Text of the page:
No other suitor stepped up with an offer, Chiarelli also confirmed, and that was because no club wanted to yield assets to Boston and then be positioned to suffer Burke’s roundhouse right of an offer sheet. Imagine if the Predators swapped Colin Wilson for Kessel one morning, only to see him that afternoon sign the Leafs’ offer sheet? Just wasn’t going to happen, not without Kessel checking off on a sign-and-trade deal, and he wasn’t going to do that after determining over the summer that he wanted to wear Toronto’s Blue and White.

All of this has to be a cautionary tale for Chiarelli, even though he comes out of it OK now that he is armed with five of the top 60 picks in next June’s draft. No telling, of course, if he makes all those picks, because he also can convert some of that stock into roster players. If he stands pat through, say, the Olympics in February, he could end up the chief rainmaker at the March trading deadline. That’s the kind of leverage the Penguins had in the spring of ’08 when they landed elite scorer Marian Hossa and then made it to the Cup finals.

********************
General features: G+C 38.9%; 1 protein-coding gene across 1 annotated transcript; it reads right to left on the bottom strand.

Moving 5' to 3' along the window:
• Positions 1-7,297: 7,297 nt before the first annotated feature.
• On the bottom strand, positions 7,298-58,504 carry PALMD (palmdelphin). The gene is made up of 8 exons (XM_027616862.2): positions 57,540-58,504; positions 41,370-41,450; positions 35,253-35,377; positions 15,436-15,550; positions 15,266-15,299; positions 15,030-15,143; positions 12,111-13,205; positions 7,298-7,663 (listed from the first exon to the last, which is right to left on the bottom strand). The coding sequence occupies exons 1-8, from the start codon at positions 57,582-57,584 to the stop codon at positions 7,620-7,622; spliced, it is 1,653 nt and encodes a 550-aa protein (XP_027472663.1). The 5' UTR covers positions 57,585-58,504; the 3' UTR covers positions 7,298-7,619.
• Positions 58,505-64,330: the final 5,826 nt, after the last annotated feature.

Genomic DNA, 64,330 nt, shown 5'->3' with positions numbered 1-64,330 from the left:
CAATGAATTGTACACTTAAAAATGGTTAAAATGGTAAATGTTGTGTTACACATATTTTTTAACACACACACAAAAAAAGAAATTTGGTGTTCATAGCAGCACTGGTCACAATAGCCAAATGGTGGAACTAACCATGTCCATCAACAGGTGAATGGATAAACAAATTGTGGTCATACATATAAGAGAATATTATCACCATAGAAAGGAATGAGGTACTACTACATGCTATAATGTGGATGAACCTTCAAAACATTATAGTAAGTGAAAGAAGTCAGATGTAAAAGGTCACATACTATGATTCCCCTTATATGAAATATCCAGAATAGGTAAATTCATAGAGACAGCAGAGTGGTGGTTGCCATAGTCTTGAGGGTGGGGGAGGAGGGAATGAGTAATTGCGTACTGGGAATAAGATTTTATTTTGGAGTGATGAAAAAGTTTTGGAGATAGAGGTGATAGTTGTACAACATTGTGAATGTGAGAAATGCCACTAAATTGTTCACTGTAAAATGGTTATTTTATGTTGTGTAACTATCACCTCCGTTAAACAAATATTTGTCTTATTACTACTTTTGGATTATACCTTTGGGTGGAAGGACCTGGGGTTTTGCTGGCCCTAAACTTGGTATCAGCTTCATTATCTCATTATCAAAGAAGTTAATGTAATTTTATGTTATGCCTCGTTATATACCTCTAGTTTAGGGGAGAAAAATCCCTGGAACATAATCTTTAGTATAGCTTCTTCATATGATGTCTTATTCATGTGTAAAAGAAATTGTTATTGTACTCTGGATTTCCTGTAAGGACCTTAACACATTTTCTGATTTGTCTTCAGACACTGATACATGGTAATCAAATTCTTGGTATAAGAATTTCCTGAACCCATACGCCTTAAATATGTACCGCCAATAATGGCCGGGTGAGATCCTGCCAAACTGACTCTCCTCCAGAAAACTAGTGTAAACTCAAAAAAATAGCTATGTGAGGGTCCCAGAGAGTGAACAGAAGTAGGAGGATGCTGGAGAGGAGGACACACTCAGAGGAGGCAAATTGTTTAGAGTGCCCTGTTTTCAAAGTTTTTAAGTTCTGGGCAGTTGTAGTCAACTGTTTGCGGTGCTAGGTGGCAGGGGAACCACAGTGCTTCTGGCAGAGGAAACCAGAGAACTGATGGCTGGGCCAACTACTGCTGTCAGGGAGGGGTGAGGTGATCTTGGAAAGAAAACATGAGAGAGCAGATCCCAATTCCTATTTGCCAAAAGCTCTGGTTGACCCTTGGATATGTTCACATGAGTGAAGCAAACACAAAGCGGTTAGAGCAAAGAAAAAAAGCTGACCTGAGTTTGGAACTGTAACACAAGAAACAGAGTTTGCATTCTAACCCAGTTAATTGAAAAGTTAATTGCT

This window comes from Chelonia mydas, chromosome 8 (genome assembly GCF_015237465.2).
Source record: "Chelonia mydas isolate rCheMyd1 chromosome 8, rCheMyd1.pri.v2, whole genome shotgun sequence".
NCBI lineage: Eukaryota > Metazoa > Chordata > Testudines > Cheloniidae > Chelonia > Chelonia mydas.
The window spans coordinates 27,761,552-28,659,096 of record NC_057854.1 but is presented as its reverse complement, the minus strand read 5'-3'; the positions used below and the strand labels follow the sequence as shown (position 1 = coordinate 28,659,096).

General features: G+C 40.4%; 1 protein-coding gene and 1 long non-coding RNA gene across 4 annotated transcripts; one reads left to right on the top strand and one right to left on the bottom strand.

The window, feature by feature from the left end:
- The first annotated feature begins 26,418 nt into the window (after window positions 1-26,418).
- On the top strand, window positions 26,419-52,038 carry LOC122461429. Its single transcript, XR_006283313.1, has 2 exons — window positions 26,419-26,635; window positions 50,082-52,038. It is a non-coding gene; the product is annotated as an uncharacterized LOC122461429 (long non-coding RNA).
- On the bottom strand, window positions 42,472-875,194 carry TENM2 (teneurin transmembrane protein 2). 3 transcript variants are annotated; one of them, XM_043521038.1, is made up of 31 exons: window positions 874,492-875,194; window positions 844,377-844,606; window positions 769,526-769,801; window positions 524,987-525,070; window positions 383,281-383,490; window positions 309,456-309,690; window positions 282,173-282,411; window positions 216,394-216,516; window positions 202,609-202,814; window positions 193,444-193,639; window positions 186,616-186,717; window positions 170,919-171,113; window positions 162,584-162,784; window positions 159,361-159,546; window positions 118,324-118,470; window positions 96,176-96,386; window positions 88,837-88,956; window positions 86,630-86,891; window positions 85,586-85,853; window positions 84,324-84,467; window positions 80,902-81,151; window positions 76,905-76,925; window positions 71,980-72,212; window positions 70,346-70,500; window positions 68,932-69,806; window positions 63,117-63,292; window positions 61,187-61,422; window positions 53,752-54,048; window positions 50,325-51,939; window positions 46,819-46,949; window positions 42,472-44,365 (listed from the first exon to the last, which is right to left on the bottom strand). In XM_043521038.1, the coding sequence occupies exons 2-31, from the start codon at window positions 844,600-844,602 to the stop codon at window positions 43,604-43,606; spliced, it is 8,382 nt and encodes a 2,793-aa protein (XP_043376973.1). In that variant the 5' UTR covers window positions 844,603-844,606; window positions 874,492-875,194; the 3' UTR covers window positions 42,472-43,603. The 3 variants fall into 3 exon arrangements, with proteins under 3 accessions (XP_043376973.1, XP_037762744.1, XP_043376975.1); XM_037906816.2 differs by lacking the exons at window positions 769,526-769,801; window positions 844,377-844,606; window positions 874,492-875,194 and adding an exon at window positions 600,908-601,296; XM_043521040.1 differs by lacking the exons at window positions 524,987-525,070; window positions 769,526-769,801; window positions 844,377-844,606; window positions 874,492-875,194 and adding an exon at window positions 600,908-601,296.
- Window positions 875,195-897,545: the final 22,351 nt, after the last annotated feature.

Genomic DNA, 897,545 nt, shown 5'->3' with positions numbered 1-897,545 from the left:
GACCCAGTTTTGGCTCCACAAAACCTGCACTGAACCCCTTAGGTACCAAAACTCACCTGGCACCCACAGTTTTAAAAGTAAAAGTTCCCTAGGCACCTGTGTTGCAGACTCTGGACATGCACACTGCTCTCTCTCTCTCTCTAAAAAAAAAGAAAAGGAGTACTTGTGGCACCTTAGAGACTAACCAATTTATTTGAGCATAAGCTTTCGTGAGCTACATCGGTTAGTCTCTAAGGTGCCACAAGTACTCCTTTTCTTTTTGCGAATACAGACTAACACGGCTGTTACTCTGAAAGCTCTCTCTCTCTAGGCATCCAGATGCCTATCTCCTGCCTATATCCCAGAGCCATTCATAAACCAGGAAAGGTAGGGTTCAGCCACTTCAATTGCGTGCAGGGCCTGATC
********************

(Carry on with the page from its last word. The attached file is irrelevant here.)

As for that cautionary tale, the Bruins ended up allowing the Leafs, with Kessel complicit in the strategy, to dictate too much of their business. Burke didn’t make Chiarelli knuckle under per se, but no GM wants to feel like another GM’s quarry or feel outstrategized. This came very close, too close for Chiarelli to be comfortable, which is a scenario he can’t allow to happen again as Milan Lucic and Blake Wheeler approach their July 1, 2010, restricted free agency.

However, there is also a key difference between Kessel, Lucic, and Wheeler. As much as Kessel ended up wanting out of Boston, the Bruins, as they demonstrated with their repeated attempts to deal him, also wanted Kessel out of Boston. The fan base won’t like either of those truths, saying the kid would have been easier to sign if he had been shown more love. Who knows? His agent, Wade Arnott, did not respond to an e-mail.